Author(s): Wells RM, Lu J, Hickey AJ, Jeffs AG
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Abstract The larval life of the spiny lobster Jasus edwardsii is one of the longest and most complex of any marine organism and is poorly understood due to the difficulty of studying cryptic, pelagic organisms. Hence, the capacity for active swimming in the phyllosoma, puerulus and juvenile stages and the use of possible metabolic fuel reserves was inferred from a number of enzyme activities, including citrate synthase, lactate dehydrogenase, and HOAD. High activities of CS and LDH in abdominal tissues of Stage 11 phyllosoma and pueruli are consistent with a capacity to commence active on-shore movement. The activities of LDH and HOAD showed positive allometry while CS was independent of body mass. The body mass dependence of LDH activity may reflect the developing ability of the lobster to initiate brief escape manoeuvres, and the scaling of HOAD reflects an increased use of lipid fuel reserves. Aerobic enzyme activities were higher in abdominal tissues than in cephalic tissues of pelagic pueruli, but high activities appear in the cephalic tissues of juveniles. These changes mirror a developmental shift in activity from pelagic oceanic swimming to a benthic existence on the seabed of the near shore. The low LDH activity in pueruli confirmed previous findings that they have limited feeding capacity, with carbohydrate contributing little towards the major energy reserves. The highest LDH activities occur in the abdominal muscles of juveniles and correlate with rapid tail-flicking escape behaviour. The activities of HOAD increased throughout development, and in the abdominal tissues of juveniles, may reflect lipid transformation and accumulation as an energy reserve. Enzyme activities, therefore, provide useful information concerning migratory behaviour that is presently unavailable from ecological studies.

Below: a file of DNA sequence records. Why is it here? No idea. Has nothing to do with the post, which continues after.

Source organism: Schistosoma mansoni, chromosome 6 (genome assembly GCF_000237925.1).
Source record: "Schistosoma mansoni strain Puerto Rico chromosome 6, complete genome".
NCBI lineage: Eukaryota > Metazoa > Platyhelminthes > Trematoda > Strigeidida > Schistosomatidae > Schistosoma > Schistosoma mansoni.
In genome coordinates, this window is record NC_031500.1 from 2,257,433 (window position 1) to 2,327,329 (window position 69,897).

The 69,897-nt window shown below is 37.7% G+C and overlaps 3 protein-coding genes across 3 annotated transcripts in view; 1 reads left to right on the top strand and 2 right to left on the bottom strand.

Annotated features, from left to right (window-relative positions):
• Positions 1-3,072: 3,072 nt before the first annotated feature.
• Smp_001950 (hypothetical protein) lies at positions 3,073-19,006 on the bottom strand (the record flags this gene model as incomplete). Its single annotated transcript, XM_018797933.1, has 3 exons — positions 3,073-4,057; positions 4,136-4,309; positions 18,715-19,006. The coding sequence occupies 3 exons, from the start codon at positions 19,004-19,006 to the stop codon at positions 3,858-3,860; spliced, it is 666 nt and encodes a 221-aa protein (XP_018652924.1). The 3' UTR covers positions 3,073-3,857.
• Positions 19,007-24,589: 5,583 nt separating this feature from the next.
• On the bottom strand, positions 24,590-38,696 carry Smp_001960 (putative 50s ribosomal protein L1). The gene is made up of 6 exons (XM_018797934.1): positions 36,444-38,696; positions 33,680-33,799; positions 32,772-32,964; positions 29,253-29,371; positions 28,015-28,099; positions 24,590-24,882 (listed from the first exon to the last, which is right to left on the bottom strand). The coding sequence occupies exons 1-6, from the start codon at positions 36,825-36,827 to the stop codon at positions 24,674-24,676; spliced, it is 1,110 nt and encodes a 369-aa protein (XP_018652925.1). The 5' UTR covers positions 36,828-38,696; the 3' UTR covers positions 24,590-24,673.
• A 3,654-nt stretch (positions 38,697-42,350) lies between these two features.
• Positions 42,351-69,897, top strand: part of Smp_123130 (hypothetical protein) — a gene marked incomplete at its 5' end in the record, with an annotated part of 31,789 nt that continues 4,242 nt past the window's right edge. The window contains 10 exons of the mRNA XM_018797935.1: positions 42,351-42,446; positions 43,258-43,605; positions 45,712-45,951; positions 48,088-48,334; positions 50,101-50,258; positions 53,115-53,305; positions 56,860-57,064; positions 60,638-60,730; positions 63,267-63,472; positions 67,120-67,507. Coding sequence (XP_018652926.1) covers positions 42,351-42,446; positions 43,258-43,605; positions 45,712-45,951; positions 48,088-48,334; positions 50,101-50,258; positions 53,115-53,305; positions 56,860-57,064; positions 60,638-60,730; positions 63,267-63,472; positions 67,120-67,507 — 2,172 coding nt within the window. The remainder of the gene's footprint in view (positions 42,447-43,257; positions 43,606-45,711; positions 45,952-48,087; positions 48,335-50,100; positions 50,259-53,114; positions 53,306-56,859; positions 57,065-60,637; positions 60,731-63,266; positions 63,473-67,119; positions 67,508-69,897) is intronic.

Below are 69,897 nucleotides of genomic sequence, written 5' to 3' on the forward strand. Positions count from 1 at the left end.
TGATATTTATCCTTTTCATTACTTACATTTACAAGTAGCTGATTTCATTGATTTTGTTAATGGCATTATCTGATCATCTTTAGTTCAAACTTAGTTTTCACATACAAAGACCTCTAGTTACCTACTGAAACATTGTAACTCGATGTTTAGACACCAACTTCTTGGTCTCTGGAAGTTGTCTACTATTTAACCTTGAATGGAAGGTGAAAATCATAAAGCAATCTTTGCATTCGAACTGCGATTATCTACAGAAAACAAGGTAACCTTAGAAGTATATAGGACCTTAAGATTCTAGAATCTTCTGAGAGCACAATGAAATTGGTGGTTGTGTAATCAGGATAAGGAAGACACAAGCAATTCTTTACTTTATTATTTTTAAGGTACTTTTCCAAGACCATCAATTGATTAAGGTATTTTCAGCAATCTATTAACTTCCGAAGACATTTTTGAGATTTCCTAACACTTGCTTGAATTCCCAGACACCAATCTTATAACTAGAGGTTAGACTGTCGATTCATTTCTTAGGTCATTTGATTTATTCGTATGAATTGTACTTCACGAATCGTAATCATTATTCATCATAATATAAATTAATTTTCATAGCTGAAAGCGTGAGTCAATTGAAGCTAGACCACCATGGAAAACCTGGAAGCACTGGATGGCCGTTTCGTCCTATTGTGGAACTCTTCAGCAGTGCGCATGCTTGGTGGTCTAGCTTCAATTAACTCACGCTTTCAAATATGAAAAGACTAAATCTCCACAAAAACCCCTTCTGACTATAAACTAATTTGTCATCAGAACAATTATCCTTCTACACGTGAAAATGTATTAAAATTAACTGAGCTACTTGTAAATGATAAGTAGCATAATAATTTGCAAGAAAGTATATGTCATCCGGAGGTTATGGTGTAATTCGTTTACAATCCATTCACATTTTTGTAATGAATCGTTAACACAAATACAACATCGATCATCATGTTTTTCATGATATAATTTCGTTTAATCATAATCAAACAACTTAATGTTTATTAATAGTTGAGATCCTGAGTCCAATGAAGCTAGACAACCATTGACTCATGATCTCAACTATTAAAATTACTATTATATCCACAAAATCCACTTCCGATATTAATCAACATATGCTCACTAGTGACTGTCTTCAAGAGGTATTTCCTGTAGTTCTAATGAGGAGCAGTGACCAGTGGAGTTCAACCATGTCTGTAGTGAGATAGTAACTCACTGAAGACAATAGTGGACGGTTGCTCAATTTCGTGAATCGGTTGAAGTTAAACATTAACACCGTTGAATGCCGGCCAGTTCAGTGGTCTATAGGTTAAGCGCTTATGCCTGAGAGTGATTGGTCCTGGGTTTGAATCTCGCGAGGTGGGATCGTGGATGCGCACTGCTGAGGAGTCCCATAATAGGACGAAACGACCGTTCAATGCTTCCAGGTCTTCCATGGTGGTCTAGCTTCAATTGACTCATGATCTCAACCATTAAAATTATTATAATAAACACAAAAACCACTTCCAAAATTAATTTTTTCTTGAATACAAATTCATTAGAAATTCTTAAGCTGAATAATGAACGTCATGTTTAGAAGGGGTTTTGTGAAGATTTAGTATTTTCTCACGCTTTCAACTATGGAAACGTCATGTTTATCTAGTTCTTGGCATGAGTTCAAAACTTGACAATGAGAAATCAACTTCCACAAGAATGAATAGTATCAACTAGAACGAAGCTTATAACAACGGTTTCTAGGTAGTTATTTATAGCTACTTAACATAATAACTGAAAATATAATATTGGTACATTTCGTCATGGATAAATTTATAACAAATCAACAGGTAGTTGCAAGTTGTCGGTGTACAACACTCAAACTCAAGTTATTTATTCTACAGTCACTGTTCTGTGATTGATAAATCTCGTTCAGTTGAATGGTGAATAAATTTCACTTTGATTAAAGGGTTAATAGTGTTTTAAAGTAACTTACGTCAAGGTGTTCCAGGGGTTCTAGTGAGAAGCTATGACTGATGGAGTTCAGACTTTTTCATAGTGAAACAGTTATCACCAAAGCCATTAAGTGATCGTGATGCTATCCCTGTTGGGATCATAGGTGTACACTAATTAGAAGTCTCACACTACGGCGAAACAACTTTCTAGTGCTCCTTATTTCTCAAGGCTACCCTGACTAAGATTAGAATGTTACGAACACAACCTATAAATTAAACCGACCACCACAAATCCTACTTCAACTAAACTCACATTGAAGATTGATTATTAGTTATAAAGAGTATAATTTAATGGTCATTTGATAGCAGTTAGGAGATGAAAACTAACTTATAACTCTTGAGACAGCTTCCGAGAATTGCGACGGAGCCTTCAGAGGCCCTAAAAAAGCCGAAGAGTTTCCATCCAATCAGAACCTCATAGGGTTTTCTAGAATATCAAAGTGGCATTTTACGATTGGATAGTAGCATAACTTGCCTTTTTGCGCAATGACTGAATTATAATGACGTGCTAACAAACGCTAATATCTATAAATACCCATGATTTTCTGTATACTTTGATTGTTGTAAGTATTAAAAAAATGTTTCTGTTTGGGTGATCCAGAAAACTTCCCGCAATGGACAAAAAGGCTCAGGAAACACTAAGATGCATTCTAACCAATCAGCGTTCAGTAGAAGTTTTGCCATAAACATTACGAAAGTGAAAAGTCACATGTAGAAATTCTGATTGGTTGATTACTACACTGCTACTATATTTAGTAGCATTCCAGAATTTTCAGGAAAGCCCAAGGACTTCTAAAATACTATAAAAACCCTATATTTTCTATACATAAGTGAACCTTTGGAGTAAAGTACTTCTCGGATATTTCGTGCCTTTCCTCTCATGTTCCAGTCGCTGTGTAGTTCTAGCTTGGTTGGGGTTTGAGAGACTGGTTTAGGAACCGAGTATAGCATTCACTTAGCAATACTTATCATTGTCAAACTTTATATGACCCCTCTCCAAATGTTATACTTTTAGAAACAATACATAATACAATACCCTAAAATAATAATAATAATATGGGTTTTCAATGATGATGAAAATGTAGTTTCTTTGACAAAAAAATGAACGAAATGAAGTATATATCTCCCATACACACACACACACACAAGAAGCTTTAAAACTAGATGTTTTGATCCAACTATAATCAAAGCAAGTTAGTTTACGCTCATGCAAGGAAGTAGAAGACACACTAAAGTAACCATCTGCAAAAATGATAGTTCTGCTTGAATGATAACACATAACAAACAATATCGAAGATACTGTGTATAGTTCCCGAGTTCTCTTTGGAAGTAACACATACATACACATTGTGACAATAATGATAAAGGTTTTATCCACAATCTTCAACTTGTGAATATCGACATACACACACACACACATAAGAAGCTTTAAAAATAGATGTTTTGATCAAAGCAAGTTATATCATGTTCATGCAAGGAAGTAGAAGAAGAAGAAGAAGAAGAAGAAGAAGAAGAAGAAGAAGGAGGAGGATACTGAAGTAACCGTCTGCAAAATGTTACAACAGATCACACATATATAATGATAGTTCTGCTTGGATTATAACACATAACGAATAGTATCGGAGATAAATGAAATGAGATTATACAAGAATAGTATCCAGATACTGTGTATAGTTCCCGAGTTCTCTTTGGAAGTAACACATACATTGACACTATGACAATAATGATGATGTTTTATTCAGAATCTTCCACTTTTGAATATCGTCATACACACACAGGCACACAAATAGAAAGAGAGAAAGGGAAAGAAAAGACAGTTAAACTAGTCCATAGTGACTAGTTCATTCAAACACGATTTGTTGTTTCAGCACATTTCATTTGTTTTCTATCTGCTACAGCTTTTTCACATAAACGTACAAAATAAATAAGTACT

This article was published in Comp Biochem Physiol B Biochem Mol Biol
and referenced in Journal of Aquaculture Research & Development